• Join over 1.2 million students every month
  • Accelerate your learning by 29%
  • Unlimited access from just £6.99 per month
Page
  1. 1
    1
  2. 2
    2
  3. 3
    3
  4. 4
    4
  5. 5
    5
  6. 6
    6
  7. 7
    7
  8. 8
    8
  9. 9
    9
  10. 10
    10
  11. 11
    11
  12. 12
    12
  13. 13
    13
  14. 14
    14
  15. 15
    15

Do you agree or disagree with the following statement: 'McDonald's stands for American cultural imperialism'? Support your argument with relevant statistics about the company, and balance your answer by considering McDonalds from the point of view of the

Extracts from this document...

Introduction

Do you agree or disagree with the following statement: 'McDonald's stands for American cultural imperialism'? Support your argument with relevant statistics about the company, and balance your answer by considering McDonalds from the point of view of the company, its customers, and the countries/communities in which the restaurants are found. Consideration of the facts, statistics and the phenomenal growth of McDonalds- with a product that is closely associated with American culture- makes McDonalds a form of representation of 'American cultural imperialism' on rest of the world. The essay considers different perspectives about the issue; for example, McDonalds as a global organisation, its justification for the charges made by social activist and consumer's perception of the company image. The essay also integrates the consideration of adverse influences of McDonalds on different culture or nations, the economic implication for countries or communities in which it operates and mixed reactions of consumers to the American cultural imperialism that is reflected through McDonalds. Due to the controversies and complex nature in constituent terms of the concept 'Cultural imperialism', most attempts to define it end up creating abstract complexities in the name of definition (Tomlinson, 1991; Barnett, 1997). However in order to understand American cultural imperialism through McDonalds it is important to define cultural imperialism. Schiller, (1976) defined cultural imperialism as "Sum of the process by which a society is brought into a modern world system and how its dominating stratum is attracted, pressured, forced and sometimes even bribed into shaping social institutions to correspond to or even promote, the values and structures of the dominating centre of the system." (Tomlinson,1991:9) .It is worth noting that in the context of cultural imperialism Watson, (1997) has taken 'culture' to mean as popular music, television, film, video, pulp, fiction, comic, advertisement, fashion, home design, and mass produced food. John Tomlinson, (1991) argues that the word 'imperialism' has a connotation of some a form of domination linking it to empire, that's why cultural imperialism in 'third world' points to the link between present cultural domination and colonial past. ...read more.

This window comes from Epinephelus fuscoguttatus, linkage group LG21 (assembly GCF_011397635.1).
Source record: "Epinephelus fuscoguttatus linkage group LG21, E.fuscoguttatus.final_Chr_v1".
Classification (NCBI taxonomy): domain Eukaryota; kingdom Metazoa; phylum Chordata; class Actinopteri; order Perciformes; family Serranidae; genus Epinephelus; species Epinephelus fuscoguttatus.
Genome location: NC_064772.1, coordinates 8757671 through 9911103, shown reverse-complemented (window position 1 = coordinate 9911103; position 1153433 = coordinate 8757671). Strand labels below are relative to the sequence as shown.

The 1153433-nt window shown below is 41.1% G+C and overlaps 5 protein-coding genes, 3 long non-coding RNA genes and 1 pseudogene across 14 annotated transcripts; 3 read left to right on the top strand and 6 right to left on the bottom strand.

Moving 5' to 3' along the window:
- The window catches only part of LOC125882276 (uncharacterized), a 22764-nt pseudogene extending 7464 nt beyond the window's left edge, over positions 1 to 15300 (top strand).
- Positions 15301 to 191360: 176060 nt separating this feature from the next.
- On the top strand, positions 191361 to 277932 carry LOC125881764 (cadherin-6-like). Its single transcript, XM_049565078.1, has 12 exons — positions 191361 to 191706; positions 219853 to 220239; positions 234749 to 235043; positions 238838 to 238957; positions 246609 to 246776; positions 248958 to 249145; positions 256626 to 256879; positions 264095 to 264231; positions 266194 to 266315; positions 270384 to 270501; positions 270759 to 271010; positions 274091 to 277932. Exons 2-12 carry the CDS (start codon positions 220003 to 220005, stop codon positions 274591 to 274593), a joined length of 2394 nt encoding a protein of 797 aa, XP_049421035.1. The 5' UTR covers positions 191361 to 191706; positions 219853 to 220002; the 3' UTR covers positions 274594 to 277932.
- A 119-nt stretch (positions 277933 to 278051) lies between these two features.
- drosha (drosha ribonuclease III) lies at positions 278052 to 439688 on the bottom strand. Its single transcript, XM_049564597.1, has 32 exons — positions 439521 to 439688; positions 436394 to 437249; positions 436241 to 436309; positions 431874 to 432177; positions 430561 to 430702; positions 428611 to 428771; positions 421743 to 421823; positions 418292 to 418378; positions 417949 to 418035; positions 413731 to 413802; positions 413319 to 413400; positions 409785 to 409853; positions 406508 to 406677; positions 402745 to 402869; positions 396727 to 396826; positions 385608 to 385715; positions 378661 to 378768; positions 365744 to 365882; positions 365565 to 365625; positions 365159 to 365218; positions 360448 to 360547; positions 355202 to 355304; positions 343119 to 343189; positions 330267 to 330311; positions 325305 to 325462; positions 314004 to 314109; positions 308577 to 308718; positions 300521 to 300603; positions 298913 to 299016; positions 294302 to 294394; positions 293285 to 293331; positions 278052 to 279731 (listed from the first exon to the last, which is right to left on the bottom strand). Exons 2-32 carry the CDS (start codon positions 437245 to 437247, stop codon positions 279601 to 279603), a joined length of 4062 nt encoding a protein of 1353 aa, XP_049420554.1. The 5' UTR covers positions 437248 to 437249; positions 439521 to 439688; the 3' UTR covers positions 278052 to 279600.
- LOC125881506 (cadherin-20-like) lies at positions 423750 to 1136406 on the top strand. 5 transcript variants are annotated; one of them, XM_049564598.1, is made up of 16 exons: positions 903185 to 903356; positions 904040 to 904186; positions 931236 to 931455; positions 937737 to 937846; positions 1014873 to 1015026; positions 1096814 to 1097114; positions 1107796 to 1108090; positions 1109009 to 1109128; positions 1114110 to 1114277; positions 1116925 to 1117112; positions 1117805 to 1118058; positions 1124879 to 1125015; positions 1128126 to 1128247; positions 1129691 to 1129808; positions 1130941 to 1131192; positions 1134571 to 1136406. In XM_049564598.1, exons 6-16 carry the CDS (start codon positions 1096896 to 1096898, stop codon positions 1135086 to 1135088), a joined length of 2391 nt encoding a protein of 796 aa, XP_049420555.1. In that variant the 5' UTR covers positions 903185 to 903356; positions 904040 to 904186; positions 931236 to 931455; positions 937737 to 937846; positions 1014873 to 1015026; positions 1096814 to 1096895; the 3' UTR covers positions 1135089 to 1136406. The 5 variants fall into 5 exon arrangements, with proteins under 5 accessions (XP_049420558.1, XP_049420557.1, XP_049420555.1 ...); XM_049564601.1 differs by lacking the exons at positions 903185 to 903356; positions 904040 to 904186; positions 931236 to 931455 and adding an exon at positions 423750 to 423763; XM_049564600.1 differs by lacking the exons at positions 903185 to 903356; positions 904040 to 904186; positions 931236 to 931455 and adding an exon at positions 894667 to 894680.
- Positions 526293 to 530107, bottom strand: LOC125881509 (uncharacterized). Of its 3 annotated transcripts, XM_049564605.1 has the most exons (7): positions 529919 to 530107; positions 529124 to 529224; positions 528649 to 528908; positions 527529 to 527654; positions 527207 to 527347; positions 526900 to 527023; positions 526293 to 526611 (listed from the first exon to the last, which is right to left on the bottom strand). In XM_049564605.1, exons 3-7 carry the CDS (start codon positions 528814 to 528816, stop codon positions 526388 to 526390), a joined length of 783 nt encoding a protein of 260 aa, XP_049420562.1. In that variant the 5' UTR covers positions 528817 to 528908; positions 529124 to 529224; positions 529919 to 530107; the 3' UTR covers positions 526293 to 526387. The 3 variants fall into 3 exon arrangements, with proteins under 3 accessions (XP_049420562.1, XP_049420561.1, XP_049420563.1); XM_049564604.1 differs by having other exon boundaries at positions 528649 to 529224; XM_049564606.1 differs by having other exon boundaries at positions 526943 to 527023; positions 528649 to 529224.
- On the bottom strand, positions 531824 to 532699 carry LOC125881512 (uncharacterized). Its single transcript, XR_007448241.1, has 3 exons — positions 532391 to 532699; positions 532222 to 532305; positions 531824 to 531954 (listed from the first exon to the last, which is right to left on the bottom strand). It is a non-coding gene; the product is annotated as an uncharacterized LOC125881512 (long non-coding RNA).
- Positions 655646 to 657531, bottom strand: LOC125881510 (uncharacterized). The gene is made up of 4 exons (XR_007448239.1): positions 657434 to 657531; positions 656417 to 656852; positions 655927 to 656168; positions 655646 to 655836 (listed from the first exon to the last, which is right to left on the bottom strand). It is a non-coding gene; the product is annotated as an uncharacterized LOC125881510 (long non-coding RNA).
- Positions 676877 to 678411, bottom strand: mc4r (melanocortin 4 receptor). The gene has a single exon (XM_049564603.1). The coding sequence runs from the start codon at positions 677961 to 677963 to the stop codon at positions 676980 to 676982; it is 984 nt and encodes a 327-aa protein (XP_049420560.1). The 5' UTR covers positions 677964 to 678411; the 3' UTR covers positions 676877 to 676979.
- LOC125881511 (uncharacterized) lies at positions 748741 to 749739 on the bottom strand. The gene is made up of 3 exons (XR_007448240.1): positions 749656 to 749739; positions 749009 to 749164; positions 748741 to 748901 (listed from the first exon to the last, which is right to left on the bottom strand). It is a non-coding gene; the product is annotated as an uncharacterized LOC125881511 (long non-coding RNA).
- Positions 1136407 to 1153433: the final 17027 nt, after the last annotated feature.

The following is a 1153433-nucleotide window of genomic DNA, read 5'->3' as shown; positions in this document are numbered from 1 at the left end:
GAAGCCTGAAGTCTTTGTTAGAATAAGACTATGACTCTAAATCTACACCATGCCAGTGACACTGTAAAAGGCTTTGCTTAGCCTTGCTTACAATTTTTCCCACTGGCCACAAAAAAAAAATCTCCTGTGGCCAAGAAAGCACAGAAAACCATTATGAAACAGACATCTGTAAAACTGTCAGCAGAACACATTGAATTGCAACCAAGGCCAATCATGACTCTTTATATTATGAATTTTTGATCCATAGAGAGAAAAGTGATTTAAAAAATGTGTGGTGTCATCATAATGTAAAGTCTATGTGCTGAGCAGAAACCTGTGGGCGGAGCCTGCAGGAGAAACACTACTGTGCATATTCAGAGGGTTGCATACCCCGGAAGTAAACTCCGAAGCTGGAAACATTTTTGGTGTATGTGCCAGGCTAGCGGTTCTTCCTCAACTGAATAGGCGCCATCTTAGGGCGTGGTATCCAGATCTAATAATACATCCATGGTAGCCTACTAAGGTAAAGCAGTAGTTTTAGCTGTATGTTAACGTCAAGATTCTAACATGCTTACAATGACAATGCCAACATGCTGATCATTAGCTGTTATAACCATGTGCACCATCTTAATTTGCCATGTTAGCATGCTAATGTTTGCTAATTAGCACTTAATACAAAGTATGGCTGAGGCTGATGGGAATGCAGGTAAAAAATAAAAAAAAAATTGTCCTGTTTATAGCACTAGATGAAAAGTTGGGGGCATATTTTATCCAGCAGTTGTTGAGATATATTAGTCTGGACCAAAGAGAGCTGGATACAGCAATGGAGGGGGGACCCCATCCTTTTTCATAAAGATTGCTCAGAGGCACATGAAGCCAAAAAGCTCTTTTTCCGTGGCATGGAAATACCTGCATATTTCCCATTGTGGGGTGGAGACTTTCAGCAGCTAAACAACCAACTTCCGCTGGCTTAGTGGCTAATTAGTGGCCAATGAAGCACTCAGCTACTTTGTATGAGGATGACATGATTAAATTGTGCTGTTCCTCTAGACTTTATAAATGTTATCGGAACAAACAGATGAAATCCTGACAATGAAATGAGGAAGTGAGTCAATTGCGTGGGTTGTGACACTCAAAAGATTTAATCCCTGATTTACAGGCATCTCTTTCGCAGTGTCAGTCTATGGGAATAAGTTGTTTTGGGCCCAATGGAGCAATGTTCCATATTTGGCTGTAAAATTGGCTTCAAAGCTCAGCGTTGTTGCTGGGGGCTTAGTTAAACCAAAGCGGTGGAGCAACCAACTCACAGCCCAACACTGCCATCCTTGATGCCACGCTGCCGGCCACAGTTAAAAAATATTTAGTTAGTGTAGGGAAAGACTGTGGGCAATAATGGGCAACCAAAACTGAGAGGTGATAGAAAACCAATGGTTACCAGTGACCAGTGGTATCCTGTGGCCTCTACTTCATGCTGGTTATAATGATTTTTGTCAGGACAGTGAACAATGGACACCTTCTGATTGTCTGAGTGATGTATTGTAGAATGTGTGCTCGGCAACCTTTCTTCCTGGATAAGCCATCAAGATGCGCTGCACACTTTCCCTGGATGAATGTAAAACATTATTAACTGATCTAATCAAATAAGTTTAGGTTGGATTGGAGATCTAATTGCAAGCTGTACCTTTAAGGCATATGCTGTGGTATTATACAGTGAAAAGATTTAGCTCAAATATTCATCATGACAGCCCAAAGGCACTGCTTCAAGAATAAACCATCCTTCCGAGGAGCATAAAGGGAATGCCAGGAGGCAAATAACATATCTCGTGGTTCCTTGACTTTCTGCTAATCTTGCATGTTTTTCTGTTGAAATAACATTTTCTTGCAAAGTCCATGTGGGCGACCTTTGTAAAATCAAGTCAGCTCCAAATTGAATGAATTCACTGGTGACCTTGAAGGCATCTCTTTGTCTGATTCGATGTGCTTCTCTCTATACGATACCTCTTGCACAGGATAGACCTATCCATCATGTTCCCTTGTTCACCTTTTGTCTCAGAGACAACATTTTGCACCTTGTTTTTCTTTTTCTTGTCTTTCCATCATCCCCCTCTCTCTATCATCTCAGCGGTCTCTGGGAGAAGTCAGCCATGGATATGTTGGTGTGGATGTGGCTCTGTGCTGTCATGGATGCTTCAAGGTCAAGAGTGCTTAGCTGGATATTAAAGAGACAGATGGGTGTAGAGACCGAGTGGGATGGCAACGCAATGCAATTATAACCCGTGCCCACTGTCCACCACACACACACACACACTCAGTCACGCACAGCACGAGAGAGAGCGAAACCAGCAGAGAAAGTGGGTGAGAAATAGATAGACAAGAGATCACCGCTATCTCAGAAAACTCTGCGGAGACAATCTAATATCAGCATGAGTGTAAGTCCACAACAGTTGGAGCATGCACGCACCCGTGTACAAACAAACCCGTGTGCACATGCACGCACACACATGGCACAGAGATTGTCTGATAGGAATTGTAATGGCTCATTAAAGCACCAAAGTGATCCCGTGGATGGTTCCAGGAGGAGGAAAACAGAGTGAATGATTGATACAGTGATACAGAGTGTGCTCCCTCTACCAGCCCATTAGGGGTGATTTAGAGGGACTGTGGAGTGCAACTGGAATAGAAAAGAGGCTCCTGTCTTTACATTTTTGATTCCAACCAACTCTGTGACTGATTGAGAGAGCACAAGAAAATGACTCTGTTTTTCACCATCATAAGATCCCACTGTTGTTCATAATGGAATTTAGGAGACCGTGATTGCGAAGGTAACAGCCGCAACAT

Middle

Klein, (2000) too believes that the attack from the global companies on the 'choices' people make regarding consumption happens on different fronts for example locally, with few super brands that use their capital power to wipe away small and independent businesses, and legally Consumer companies like McDonalds using Libel & trademark suits to hound anyone who brings unwanted twist on a pop culture product (Klein, 2000). McDonalds have influenced the way of life of a significant portion of the world. Fast food that is provided in McDonalds is the form of American culture that the consumers globally literally consume. By copying American eating habits of fast foods (McDonalds), people from all over the world have started to look like obese fast food loving Americans (Schlosser, 2002). Kellner, (1999) takes the argument against McDonalds by stating that McDonalds encourage such a type of food that is closely associated with risk of cancer and heart disease but also actively promoting same culture where at presence of such diseases are not considered as a problem (McLibel Support Campaign, 1994). The growth of McDonald since 1997 in Japan has accelerated the shift in Japanese eating habits. The sale of fast food industry doubled in 1980 which resulted in the doubled rate of obesity in children in Japan (Schlosser, 2002). In a similar way eating large quantities of meat has substantial negative effect on health and McDonalds have sold more than 100 Billion hamburgers (Spencer et al, 2005). Eric Schlosser (2001) referred to a study conducted by Wootan et al in 2006, in which they observed that at McDonalds the nutrition information at point of decision making was often difficult to find or completely absent. Samuelson R., J., 1989, argues that there are people who refer McDonalds as a mixture of all that is Vulgar in American culture (cited in Ritzer, 1996). Emerald Group Publishing limited (2007) has published that even though McDonalds is trying to create the company image as an ethical company promoting diversity, concern for the ...read more.

Conclusion